## Detecting the center frequency of a all-pass filtered sound

Started by 5 years ago6 replieslatest reply 5 years ago171 views

Hi,

would it be possible to detect the center frequency at which an audio signal has been all-pass filtered from a recording of it? I assume that if you know the IR of the loudspeaker, mike, and room (measured at the same locations were the loudspeaker and microphone were located) used in the transmission and recording, this could be possible. But before embarking on this fun (?) project, I was wondering if you have any comments, or if this has been done before...

Cheers,

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I don't really get the problem, I think... An allpass is a filter that alters the phase only and lets the amplitude of all frequencies of interest unaltered. If a signal has been filtered by an all-pass, this filter can only be determined by directly comparing the filtered and unfiltered signal - do you have the unfiltered signal?
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No, I assume I don't have the unfiltered signal but I know the signal has been all-pass filtered. I also know that at the center frequency of the all pass-filter there's a 180 degree change, so I'm wondering if this is enough information to detect the said center frequency of the all-pass filter... does it make sense?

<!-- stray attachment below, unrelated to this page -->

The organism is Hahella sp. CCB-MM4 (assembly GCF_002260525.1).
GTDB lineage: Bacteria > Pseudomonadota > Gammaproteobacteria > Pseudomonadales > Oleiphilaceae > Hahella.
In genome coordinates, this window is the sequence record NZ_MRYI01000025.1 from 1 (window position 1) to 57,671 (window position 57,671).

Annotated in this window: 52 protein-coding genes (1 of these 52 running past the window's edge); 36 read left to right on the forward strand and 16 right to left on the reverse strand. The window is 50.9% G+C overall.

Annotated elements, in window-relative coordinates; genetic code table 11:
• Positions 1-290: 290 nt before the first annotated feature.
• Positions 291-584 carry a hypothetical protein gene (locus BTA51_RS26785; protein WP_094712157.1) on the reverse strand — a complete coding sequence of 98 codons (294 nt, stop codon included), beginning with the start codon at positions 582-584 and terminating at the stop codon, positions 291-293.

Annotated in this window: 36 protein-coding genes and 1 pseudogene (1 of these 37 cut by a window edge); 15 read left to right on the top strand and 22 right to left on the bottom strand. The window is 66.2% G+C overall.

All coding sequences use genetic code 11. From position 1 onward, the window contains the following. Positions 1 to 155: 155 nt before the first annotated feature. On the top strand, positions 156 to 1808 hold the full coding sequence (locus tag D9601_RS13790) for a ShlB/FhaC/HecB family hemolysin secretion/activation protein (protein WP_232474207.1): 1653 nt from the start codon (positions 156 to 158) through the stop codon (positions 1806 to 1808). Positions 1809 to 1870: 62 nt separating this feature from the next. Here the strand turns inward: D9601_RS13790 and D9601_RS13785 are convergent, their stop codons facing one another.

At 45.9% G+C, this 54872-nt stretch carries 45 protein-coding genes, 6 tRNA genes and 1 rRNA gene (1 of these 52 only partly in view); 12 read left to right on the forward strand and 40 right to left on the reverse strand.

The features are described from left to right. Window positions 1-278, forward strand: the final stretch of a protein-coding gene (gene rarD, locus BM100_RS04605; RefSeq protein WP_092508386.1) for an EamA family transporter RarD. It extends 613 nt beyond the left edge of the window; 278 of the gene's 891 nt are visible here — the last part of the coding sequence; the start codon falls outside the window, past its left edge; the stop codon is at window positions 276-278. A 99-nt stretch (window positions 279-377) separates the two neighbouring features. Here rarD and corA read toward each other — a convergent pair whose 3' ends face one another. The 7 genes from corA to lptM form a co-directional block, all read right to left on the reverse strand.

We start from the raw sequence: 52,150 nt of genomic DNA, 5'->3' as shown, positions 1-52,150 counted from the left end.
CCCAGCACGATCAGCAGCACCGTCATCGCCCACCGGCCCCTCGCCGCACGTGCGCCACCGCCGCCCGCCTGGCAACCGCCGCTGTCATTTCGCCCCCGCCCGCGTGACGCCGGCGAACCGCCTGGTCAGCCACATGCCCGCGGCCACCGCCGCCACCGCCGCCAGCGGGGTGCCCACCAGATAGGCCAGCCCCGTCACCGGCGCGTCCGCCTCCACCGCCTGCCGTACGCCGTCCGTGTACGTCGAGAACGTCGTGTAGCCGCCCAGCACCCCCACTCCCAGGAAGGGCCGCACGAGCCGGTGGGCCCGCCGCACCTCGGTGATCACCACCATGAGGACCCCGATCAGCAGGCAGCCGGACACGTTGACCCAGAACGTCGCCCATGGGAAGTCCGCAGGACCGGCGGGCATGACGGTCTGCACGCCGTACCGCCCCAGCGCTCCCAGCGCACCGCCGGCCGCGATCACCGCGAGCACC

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It might work, but only if you have at least statistical information about the source signal - if it is a mastered pop music signal I wouldn't waste any effort since the phase relation between frequencies is pretty random (many different sound sources added up - voice and drums for example). But if the sources signal is speech only, you might be able to extract some statistical information like this (I'm only guessing for illustration - don't take the following as the truth):

You might be able to observe that in some vowel - like 'a' - the harmonics have the same phase up to a certain corner frequency. Then you could look for an 'a' in your recorded allpass-filtered signal and compare the phase relations

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Late to the party.

If you knew the filter order, I would think that it would be easy enough.  You mention a 180deg out-of-phase at the center frequency.  That says second order.

So... add the input and output together.  You will have some serious attenuation at the center frequency due to the destructive interference that results from the phase distortion.

I just took some music and fed it through a 2nd order allpass in MATLAB.

Music only:

Music + allpassed(Music):

That dropout is at the center frequency of my allpass.  The rest will boil down to the accuracy of the rest of your signal chain.

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